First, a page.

heard Jim go out of the house by the back way. Soon afterward, there
came to his ears the clatter of a horse's hoofs on the gravel of the
drive, and he knew that the ranch-owner was off again to the fields,
though he did not look up to see. With mad eagerness, he was awaiting
the woman's return. Reason no longer had any hold on his mood. He was
helpless in the clutch of passion. The music had softened the fibers of
resolve. The allurement of the love-light that had shone from Lou's face
while she sat listening, had drawn his desire of her into a vortex that
held him powerless against its rush. He had no plan of action, no
thought as to what his course should be. He was conscious only of an
intolerable need of this woman. As the minutes passed, and still she did
not return, the longing mastered him completely. He got to his feet,
with unaccustomed awkwardness, and went into the living-room with
shambling steps wholly unlike his usual elastic tread. He moved
falteringly, as might one in the dark in a strange place. For, in truth,
the mists of passion had settled on his spirit, shrouding and blinding
him.

Lou was reclining in a low easy chair, within a nest of cushions. In the
abandonment of her posture, the suave grace of her body's lines, still
maidenly, rather than matronly, despite her full womanhood, were
clearly revealed to the man's avid eyes. On her face was still the
expression of rapturous tenderness that was not for him, which,
nevertheless, had enthralled him. Dan McGrew, in this hour of folly, was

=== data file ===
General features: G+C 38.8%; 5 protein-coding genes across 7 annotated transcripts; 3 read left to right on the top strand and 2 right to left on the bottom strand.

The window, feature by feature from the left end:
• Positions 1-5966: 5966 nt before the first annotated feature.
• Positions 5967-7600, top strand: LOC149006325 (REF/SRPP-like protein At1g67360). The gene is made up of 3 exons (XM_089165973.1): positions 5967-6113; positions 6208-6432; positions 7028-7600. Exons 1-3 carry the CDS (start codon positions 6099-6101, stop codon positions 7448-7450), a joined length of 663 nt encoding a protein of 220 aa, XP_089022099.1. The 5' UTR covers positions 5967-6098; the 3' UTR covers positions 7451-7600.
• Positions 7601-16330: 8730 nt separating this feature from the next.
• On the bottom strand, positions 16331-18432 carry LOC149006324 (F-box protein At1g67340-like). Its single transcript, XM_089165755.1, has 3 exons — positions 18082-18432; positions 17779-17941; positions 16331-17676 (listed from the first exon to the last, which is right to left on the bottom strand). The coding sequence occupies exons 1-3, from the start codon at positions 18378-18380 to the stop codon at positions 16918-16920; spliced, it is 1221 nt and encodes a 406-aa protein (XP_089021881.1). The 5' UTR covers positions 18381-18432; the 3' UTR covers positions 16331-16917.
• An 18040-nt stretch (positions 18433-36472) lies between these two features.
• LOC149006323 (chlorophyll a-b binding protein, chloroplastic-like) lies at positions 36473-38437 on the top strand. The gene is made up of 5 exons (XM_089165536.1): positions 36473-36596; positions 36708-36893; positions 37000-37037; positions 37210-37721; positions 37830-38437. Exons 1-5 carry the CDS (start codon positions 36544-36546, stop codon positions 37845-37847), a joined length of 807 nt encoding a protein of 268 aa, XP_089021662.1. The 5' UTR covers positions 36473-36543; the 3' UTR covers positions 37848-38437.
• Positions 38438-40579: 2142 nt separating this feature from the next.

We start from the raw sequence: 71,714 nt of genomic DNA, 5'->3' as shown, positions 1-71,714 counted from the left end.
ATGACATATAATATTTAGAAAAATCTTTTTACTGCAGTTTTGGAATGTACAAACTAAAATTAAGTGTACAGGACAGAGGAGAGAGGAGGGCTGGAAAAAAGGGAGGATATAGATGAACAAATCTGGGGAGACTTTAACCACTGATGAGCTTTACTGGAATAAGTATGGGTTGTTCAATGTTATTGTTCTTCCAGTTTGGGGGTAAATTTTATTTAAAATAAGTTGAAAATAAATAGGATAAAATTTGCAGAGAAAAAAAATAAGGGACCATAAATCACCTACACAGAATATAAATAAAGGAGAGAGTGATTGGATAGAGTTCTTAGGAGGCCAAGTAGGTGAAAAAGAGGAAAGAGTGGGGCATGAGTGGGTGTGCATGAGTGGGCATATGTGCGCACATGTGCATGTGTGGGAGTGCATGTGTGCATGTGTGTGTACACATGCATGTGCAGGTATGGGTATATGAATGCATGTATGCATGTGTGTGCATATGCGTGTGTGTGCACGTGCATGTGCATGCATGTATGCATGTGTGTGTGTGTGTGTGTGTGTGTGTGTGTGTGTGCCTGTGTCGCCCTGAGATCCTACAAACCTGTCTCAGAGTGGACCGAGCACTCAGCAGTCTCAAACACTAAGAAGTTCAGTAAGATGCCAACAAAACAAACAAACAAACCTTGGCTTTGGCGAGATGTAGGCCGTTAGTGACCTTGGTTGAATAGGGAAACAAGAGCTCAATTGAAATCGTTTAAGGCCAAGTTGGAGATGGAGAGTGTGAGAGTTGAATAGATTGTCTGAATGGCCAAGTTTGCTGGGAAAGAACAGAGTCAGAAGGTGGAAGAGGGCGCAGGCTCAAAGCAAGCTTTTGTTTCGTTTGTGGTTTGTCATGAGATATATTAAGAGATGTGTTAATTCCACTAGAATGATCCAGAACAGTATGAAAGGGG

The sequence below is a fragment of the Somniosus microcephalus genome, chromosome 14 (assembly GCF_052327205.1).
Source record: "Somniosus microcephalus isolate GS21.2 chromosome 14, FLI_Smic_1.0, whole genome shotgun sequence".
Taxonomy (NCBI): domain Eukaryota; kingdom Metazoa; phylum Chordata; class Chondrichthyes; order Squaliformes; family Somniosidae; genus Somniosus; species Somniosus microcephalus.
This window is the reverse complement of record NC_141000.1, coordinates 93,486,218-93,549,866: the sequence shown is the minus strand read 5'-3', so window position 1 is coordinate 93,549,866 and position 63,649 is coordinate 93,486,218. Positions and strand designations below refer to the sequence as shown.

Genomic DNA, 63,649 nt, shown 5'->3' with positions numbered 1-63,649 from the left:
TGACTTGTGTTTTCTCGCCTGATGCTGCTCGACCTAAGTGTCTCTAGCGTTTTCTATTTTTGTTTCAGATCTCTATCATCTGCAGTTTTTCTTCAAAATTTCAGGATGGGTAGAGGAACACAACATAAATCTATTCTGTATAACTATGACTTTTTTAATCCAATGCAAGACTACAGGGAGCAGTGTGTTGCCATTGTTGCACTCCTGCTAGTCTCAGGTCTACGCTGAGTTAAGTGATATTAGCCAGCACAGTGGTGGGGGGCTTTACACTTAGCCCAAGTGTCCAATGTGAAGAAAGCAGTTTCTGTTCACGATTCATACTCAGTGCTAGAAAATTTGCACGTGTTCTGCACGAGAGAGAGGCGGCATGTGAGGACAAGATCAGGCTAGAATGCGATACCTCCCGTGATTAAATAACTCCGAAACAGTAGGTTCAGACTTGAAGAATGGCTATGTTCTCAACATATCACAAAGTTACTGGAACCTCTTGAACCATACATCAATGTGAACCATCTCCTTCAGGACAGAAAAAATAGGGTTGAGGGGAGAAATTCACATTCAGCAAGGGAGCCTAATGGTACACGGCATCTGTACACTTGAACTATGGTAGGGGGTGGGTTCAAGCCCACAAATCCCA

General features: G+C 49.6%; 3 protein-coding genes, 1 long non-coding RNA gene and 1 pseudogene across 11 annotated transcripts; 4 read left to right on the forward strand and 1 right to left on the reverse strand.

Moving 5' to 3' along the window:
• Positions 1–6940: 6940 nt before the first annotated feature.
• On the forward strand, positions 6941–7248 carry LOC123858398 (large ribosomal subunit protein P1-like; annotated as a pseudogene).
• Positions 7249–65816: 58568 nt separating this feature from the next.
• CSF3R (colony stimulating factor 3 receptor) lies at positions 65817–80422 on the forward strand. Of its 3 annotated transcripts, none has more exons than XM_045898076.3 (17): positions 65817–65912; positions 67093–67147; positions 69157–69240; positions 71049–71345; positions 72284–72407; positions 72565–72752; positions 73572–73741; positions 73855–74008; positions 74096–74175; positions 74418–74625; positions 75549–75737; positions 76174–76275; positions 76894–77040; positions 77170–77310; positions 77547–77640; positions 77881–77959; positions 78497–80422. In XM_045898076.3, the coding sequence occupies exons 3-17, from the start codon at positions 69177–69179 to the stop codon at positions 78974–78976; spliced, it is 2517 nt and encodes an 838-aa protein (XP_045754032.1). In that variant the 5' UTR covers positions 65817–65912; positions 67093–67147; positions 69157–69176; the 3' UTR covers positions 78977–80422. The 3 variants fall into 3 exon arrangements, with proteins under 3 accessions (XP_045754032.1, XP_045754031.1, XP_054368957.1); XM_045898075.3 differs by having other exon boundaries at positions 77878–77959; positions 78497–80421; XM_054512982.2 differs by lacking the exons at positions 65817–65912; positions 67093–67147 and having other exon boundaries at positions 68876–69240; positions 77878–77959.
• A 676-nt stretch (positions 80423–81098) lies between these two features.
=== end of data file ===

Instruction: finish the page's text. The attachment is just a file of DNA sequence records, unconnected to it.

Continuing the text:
bereft of judgment utterly. The woman there in the chair, who did not
even turn her head toward him as he entered, was a loadstone that drew
toward her irresistibly every atom of the blood racing in his veins. He
went toward her--without any hesitation or faltering now. All the life
in him seemed in this instant to be at its best, potent as never before,
and not to be denied. So, he moved forward lightly and swiftly. Before
the woman had so much as guessed his presence there beside her, he had
stooped and taken her in his arms.

Lou cried out sharply under the shock of fear in the first second, when
the man's arms closed about her. But, in the next instant, as she felt
herself lifted bodily from her place, and crushed against Dan's breast,
a horrible fear beset her that sapped her strength, and left her limp
within the fierce embrace. Her face was suddenly become pallid. She was
half-swooning under the dreadfulness of the thing that had befallen. Dan
rained kisses on the golden masses of her hair, from which the delicate
perfume penetrated his senses, and inflamed him to new madness. He
loosened his clasp upon her body, in order to raise the white face to
his lips. But then, at last, the energies of the woman were suddenly
restored. A hot flush of mingled shame and anger dyed face and throat.
The heavy lids lifted from the dark eyes, which now were blazing. Her
body tensed, then writhed in an abrupt, violent effort for freedom. Her
action caught the man unawares. She slipped from his arms, and darted
behind the chair in which she had been sitting, so that its bulk was
interposed as a barrier between them.

"Oh, you have dared--!" She broke off, choking over the humiliation of
such an outrage against her womanhood. She was pale and flushed by
turns. Her body was racked by convulsive shudderings. She was wounded to
the depths of her being.

Dan, nevertheless, was without compunction at sight of her distress. He
was still crazed by desire of her--a desire only intensified a
thousand-fold by that brief contact of her within his arms. With a great
leap, he was upon her before she could flee again, had caught her
shoulder, wrenched her about, and, for a second time, swung her to his